The concentrations of monomer in the solvent are chosen in such a way as to give polymer solutions having a polymer content of from 5 to 70, preferably from 10 to 60, % by weight. At low polymerization temperatures it is preferable to prepare polymer solutions of a relatively low concentration, while highly concentrated polymer solutions are produced at higher polymerization temperatures. The polymers prepared by the process according to the invention have a Fikentscher K value of from 15 to 50, preferably from 18 to 40 (measured at 25 in the form of the sodium salt at pH 8.5).
The copolymers prepared by the process according to the invention are used as milling aids and dispersants for pigments for producing paper-coating compositions, which requires highly concentrated aqueous pigment slurries. The polymers are used in an amount, based on pigment, of from 0.05 to 1.5, preferably from 0.3 to 0.7, % by weight. Suitable pigments for producing paper-coating compositions are chiefly chalk, clay from primary and secondary deposits, satin white, titanium dioxide, kaolin and dolomite. These pigments for coating paper are made up into highly concentrated aqueous slurries which, depending on the nature of the pigment and of the particle size thereof, can have solids contents of up to 90% by weight in some instances. The solids contents of clay slurries range from 65 to 70% by weight, while in the case of chalk the solids content of the aqueous slurries ranges from 75 to 85% by weight, in some instances even up to 90% by weight, in particular in the case of pigments having a wide particle size spectrum. The customary coating pigments which come from natural deposits, such as kaolinites, calcium carbonates, talcum and gypsum, and white pigments as products of chemical processes, must frequently be milled and dispersed to be of sufficient fineness for use in paper-coating compositions. This applies in particular to calcium carbonates.
The aqueous pigment slurries are preferably prepared by adding the polymers prepared by the process according to the invention as early as the milling stage to act as milling aids for the pigments. This milling process is, as is known, carried out in an aqueous medium. Chalk is milled for example until 90% has a particle size of less than 2 μm. In the case of clay, the particle size of 85% of the pigment is less than 2 μm. The dispersant otherwise used in the production of paper-coating compositions can be used in the milling process as a milling aid. The milling aids are used in the same amount as the dispersants for producing paper-coating compositions. Milling and/or dispersing chalk preferably requires from 0.3 to 0.7% by weight of the polymers described above. In the preparation of aqueous slurries of chalk, even small amounts of the polymer prepared according to the invention exhibits a significantly better dispersibility than the commercially available products hitherto used for this purpose, which are prepared in the absence of the phosphorus compounds described above. For the purposes of the present invention, highly concentrated aqueous pigment slurries are mixtures where the pigment content is not less than 65% by weight. In the Examples, the parts and percentages are by weight. The K values were measured by the method of Fikentscher (Cellulose Chemie 13 (1932), 48-64 and 71-74) at 25 solution at pH 8.5, K being k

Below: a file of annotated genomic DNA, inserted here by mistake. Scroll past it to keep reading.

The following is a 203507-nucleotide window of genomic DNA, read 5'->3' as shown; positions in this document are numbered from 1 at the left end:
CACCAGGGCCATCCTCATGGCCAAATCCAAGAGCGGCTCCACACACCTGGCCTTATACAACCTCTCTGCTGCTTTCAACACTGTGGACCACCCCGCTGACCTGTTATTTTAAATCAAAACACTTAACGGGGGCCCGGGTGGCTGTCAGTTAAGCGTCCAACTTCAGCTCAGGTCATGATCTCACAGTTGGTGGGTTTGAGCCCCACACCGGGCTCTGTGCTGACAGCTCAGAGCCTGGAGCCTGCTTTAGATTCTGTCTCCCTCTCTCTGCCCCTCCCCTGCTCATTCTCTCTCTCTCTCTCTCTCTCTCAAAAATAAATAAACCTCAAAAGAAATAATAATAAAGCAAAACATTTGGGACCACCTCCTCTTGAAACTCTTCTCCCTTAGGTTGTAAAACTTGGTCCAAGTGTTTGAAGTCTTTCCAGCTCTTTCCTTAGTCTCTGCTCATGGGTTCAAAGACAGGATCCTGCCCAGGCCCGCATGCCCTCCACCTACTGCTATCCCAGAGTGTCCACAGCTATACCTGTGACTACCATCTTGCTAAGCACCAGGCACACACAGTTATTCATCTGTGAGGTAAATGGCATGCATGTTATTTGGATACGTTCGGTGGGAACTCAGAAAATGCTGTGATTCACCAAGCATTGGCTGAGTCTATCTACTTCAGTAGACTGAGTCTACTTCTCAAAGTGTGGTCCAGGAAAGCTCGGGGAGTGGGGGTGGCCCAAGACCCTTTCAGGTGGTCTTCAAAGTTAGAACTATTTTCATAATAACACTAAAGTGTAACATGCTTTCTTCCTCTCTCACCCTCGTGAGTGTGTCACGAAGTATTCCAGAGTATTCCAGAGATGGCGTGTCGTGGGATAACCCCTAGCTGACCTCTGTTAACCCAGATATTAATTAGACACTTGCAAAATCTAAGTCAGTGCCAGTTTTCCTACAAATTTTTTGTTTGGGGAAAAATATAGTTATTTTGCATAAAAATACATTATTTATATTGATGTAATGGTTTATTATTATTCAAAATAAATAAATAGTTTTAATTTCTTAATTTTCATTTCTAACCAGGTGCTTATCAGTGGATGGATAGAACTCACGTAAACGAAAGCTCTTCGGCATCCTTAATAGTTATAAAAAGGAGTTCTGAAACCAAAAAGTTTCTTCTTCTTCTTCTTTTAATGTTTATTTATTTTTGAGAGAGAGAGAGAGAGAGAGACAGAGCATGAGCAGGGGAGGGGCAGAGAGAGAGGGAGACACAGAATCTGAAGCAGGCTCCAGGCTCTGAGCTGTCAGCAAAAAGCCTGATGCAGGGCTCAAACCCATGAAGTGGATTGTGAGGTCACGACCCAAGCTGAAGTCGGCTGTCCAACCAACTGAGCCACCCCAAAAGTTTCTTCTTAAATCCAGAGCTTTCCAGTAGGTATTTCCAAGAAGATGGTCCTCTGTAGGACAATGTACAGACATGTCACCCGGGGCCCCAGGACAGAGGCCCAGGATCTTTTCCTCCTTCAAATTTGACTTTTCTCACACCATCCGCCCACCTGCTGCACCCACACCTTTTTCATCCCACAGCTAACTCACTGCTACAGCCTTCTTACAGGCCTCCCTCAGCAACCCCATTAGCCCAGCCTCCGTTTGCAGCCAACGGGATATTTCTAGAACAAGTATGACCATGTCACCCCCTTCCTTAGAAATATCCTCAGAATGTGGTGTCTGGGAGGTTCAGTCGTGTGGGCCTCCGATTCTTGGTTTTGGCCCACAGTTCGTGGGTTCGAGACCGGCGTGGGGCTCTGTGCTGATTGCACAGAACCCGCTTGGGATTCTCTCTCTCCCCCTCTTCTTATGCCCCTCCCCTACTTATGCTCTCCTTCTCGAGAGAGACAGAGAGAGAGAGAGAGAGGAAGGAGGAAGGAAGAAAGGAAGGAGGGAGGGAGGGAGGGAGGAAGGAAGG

The viscosity of the aqueous pigment slurries was determined with a Brookfield viscometer at 20